The Mayor of London has helped the city recover from Brexit and the pandemic in order to maintain its place as a top hub for financial talent.
At the start of the New Year, Sadiq Khan cited fintech as one of the areas the city will continue to shine in, as well as benefiting from the boom in ESG investing across Europe.
“Despite the challenges, London will continue to be a leading global financial center,” said Khan Financial news. âAlthough Brexit has created some uncertainty and the pandemic has had a significant impact on our business operations, there are still high-quality talent choosing London. Our ecosystem provides access to growth capital, policymakers, infrastructure, world-class universities and talent in a single city, and our cultural appeal is stronger than ever. “
London’s position as the leading financial services destination came under unprecedented pressure in 2021. The city raised concerns about the lack of an “equivalence agreement” that would have allowed financial services companies in London to continue selling in the block.
As traders looked for workarounds, European regulators took an increasingly tough stance on those who tried to circumvent access rules using techniques such as âprudential supervisionâ and reverse solicitation.
At the turn of the year, Amsterdam overtook London’s top position in equity trading in Europe, surpassing the 8.6 billion euros traded daily in the city by quadrupling its own volume to 9.2 billion euros. While London would take that place in June, fears grew that New York would do more business as it led the way in new vehicles like Spacs.
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However, commentators praised the government and regulators for a series of landmark reviews that have sought to make the UK more competitive in capital markets, including the Kalifa Review of UK Fintech and Lord Hills’s proposed overhaul of the city’s listing regime.
“London will continue to lead the way in fintech,” said Khan. âLondonâs position as a global financial center combined with its status as a global technology center has cemented the UK as a leader in fintech. It has the “flippers” of New York, the “technology” of the West Coast, and the policymakers of Washington, all within a 15-minute ride on public transit.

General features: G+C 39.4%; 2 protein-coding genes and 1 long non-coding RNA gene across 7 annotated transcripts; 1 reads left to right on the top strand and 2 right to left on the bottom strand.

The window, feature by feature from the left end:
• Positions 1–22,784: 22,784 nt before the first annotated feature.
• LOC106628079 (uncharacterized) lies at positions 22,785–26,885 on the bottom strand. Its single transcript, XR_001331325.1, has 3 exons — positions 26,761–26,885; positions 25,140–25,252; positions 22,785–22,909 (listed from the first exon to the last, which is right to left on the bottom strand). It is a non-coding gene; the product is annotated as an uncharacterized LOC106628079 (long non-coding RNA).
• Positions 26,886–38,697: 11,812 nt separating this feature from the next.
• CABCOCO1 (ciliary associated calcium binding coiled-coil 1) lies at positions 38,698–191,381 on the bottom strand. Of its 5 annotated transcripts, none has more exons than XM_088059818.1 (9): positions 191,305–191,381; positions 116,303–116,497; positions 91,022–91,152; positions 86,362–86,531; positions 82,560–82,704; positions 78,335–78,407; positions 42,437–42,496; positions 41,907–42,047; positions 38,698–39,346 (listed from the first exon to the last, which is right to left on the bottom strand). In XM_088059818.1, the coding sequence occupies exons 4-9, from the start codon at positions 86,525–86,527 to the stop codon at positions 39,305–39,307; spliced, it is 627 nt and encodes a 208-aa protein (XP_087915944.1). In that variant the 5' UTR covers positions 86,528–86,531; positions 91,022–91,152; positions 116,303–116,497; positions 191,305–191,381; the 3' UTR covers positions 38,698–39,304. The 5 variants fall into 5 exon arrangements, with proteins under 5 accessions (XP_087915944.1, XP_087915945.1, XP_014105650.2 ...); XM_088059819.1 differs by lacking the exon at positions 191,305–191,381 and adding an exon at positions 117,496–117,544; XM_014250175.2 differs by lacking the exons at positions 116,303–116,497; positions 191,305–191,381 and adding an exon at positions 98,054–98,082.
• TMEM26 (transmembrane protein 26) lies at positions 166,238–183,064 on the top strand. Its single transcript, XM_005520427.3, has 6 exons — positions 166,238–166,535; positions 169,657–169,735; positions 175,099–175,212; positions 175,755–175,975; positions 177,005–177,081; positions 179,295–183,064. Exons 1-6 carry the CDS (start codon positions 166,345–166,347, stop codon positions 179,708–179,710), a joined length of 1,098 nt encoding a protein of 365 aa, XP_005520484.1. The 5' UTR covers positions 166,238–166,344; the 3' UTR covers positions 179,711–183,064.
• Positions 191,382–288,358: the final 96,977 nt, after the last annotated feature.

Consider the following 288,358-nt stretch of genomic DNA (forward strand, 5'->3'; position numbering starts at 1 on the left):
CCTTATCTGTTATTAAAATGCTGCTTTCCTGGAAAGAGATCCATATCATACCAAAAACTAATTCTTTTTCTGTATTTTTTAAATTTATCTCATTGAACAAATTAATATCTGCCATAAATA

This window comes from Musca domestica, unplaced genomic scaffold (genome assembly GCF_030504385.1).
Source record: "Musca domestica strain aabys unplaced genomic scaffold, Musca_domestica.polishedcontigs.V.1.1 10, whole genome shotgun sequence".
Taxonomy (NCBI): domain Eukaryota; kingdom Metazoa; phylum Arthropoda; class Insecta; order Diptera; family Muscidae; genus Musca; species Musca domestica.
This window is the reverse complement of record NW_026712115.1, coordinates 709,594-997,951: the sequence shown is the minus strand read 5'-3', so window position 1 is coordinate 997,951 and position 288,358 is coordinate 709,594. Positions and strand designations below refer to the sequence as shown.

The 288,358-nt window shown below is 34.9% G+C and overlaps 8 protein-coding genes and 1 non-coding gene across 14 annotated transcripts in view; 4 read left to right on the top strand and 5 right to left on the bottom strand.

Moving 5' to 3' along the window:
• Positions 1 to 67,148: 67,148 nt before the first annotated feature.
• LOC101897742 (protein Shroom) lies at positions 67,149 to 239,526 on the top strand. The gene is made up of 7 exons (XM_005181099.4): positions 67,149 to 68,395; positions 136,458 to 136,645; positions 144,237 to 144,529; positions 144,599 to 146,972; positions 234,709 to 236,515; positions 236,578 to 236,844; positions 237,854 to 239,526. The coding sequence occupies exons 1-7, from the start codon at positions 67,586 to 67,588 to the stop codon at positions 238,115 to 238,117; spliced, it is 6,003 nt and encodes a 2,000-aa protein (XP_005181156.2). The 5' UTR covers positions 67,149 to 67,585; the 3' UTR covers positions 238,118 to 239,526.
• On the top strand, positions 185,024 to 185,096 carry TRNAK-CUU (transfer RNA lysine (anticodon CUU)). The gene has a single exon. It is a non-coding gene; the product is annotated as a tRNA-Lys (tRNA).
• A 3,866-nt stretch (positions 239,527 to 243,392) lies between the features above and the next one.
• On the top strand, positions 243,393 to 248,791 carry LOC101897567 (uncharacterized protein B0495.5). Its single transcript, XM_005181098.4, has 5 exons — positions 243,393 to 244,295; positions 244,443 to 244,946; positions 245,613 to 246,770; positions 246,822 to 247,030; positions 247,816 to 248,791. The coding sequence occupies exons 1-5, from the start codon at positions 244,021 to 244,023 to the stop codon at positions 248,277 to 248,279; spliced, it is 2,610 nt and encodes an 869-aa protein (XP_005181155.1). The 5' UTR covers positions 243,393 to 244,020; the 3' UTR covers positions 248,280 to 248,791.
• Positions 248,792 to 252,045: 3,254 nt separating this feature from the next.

Since 2015, the number of fintech start-up and scale-up companies headquartered in London has increased by 64%, he said. “I expect that number will continue to grow.”
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The mood in the city was also heightened during the year when the European Commission called for an extension of the post-Brexit clearing deal for derivatives trading, a key market valued at around 90 trillion euros that London still dominates.
As the UK hosted the influential COP26 climate change conference in 2021 and ESG funds posted record inflows, with European products trending around 112.4 billion in the second quarter alone, well ahead of global competitors.
âLondon will take advantage of new opportunities in green finance. London is already the world’s leading center for green finance according to the Global Green Finance Index and the London Stock Exchange is the greenest in the world.
“COP26 was a milestone for green finance, and I will continue to build London’s profile on the global stage as the world’s best destination for green tech companies and business innovators to build on that momentum.”
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